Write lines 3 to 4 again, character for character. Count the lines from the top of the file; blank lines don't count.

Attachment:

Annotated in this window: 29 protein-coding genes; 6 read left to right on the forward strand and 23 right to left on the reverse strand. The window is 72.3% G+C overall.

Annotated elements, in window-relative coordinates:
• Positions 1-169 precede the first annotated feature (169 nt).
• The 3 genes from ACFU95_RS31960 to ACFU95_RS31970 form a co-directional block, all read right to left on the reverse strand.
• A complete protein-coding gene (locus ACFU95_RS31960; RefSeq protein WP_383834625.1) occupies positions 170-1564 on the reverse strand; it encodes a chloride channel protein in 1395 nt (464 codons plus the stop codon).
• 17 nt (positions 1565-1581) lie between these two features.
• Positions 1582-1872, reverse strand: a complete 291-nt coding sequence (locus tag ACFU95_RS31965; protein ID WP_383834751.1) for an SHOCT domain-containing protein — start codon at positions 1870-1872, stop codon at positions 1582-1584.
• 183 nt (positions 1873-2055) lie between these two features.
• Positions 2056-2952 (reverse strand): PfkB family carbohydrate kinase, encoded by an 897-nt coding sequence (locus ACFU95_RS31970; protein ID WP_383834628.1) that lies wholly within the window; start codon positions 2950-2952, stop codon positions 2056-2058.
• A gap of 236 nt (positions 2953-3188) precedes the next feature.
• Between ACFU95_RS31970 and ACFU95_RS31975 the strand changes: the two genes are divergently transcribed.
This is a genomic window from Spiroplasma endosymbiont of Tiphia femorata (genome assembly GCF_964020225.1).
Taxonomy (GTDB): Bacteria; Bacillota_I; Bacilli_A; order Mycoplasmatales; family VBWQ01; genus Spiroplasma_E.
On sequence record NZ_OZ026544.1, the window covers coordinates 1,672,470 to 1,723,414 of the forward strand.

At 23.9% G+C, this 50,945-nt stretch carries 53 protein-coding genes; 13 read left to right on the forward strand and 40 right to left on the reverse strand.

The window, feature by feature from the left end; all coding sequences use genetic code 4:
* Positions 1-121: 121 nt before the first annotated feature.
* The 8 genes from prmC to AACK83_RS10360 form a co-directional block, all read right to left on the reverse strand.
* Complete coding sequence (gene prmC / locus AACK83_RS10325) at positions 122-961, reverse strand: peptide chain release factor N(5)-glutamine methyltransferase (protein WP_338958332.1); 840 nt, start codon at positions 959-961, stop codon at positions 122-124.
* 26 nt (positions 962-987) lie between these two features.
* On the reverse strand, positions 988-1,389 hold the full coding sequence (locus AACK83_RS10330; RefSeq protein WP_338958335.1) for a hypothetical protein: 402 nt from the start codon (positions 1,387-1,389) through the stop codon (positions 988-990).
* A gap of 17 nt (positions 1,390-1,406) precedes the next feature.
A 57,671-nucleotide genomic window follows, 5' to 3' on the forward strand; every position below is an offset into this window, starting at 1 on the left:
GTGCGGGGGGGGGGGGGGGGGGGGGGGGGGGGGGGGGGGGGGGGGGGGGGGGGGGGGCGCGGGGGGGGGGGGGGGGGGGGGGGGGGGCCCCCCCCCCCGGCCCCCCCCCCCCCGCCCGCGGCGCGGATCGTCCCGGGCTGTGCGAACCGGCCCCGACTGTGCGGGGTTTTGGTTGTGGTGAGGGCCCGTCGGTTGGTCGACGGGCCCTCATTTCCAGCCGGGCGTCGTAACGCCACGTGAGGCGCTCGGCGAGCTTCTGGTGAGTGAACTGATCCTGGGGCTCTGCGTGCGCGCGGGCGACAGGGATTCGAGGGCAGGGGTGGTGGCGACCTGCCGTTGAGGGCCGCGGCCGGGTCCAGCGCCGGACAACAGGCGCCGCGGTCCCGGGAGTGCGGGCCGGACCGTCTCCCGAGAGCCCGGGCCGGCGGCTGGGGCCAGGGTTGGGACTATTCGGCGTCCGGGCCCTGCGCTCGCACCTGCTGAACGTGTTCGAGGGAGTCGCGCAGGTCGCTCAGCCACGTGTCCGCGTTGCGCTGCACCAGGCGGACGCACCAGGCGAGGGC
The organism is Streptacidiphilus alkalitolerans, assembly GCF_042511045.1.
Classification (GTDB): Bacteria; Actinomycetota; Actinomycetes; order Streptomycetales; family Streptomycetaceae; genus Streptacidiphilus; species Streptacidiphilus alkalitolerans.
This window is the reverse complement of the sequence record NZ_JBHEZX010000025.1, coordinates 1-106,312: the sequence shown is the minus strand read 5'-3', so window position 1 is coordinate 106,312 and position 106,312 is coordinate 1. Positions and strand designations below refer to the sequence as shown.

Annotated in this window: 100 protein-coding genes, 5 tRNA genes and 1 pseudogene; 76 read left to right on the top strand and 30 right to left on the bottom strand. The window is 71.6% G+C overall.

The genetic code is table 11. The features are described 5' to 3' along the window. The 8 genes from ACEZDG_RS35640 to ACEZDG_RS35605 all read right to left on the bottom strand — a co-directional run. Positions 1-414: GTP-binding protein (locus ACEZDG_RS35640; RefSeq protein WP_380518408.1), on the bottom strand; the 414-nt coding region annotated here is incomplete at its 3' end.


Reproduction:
• Positions 1-169 precede the first annotated feature (169 nt).
• The 3 genes from ACFU95_RS31960 to ACFU95_RS31970 form a co-directional block, all read right to left on the reverse strand.